No-one observing the departure of the tiresome and overbearing Simon Heffer from the Maily Telegraph would have believed that this was the last they would hear of him: this is the kind of tedious hack that will find a conduit for his outpourings somewhere in the Fourth Estate. And today the Hefferlump has found that conduit, among the obedient hackery of the legendarily foul mouthed Paul Dacre.
His first foray from Dacreland has been to shamelessly dig up World War 2, as he tries to frighten his readers with the spectre of what he calls, with minimum subtlety, the Fourth Reich. Heffer does not reach his choice of words by accident: use of terms like “under the jackboot of the Third Reich” shows exactly the kind of comparison he is trying to make. He’s tactful like Basil Fawlty.
So when he says of fiscal union “it is one economic policy, one taxation system, one social security system, one debt, one economy, one finance minister” – and that all these would be German – the similarity to the Nazis’ “Ein Volk, ein Reich, ein Führer” is not coincidental. This article has one purpose, and that is to frighten Daily Mail readers into equating the EU with Hitler’s Germany.
Does the Hefferlump have anything to back this up? Well, his talk of fiscal union suggests he does, until you look at the people at the top of various EU related organisations and compare that with his assertion that any closer economic ties within the Eurozone would be run by Germany, or at least by Germans.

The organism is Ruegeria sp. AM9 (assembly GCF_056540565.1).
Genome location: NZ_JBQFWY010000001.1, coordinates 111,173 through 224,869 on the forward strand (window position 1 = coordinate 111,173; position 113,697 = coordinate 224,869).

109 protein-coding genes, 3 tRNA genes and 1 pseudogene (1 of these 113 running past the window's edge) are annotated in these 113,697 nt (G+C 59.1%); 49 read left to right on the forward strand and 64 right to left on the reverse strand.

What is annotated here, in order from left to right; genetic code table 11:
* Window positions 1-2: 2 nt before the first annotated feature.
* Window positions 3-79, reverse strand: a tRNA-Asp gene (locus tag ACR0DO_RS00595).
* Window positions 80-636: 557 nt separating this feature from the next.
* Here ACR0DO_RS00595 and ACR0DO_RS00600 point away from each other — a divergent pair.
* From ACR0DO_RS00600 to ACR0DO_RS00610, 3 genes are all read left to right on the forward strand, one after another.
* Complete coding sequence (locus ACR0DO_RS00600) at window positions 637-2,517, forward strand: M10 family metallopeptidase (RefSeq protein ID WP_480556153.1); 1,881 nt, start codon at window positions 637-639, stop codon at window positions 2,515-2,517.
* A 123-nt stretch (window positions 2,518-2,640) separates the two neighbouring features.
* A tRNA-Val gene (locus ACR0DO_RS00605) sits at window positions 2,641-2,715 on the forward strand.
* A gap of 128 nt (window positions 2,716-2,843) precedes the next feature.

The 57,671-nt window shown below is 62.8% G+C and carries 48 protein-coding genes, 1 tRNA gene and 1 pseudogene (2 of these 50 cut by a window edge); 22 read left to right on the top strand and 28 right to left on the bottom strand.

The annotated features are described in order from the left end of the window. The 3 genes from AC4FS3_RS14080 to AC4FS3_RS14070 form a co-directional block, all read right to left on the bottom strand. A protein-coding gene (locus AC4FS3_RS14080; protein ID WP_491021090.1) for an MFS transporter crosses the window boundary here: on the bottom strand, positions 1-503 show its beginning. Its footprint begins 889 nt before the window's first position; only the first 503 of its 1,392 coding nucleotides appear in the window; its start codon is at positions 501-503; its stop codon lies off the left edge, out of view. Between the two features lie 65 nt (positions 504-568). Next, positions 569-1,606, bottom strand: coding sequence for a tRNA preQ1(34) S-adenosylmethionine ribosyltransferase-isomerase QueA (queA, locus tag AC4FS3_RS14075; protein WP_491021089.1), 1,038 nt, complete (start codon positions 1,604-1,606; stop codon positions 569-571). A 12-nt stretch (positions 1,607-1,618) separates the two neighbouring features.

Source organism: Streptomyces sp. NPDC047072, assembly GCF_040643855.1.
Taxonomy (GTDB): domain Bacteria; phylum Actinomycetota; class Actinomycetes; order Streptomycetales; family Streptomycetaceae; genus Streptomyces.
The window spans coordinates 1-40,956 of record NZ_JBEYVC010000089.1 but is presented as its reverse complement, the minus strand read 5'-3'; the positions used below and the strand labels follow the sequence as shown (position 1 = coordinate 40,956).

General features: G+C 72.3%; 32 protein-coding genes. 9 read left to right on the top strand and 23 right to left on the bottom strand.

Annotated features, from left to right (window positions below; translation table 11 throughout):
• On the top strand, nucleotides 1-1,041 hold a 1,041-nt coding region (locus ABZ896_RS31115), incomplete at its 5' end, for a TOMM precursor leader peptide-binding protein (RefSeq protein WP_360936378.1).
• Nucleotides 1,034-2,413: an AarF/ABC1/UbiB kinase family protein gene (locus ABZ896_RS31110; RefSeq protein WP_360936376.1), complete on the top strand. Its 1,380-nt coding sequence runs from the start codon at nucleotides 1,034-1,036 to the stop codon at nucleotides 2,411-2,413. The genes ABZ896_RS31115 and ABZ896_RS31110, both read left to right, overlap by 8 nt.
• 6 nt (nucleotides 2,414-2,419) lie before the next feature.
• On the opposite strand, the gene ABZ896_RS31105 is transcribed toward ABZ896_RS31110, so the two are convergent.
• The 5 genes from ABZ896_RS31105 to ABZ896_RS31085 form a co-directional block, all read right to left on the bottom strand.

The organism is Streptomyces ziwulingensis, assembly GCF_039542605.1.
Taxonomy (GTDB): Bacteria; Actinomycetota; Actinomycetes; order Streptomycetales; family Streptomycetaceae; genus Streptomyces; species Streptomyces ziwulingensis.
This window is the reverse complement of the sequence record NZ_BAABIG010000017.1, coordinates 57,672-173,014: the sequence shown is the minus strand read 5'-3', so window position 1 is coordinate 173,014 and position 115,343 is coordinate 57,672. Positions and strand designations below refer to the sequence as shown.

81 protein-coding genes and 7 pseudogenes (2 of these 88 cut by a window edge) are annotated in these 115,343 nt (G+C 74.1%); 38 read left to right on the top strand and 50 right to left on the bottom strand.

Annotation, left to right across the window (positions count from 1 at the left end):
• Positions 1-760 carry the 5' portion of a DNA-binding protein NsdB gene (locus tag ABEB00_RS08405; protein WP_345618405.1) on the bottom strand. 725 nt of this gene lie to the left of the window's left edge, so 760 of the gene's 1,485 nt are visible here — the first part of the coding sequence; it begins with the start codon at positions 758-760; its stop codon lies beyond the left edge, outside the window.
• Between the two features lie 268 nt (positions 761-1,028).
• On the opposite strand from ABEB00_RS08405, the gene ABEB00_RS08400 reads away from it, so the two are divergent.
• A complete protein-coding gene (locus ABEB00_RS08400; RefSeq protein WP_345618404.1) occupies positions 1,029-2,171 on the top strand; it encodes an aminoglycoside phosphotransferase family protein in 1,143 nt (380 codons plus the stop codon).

There’s the European Central Bank (ECB) for starters. Although it is located in Frankfurt am Main, the ECB’s first head man was Wim Duisenberg, from the Netherlands, and the current head is France’s Jean-Claude Trichet. And the lack of those supposedly all-conquering Germans extends to the rest of the EU.
Head of the European Commission (EC) José Manuel Barroso hails from Portugal. The European Council is headed by Belgium’s Herman van Rompuy. Leader of the European Parliament Jerzy Buzek and head of the EU Council Donald Tusk are from Poland. And the EU’s “high representative” for foreign affairs, Catherine Ashton, is British.
Moreover, the political centre of the EU is in Brussels, Luxembourg and Strasbourg, none of which are in Germany. In fact, considering its relative size within the EU, Germany is if anything seriously under-represented, and that does not look likely to change any time soon. Simon Heffer’s scare story is just that: he makes even less sense than Basil Fawlty.
Still, it pays the bills, so that’s all right, then.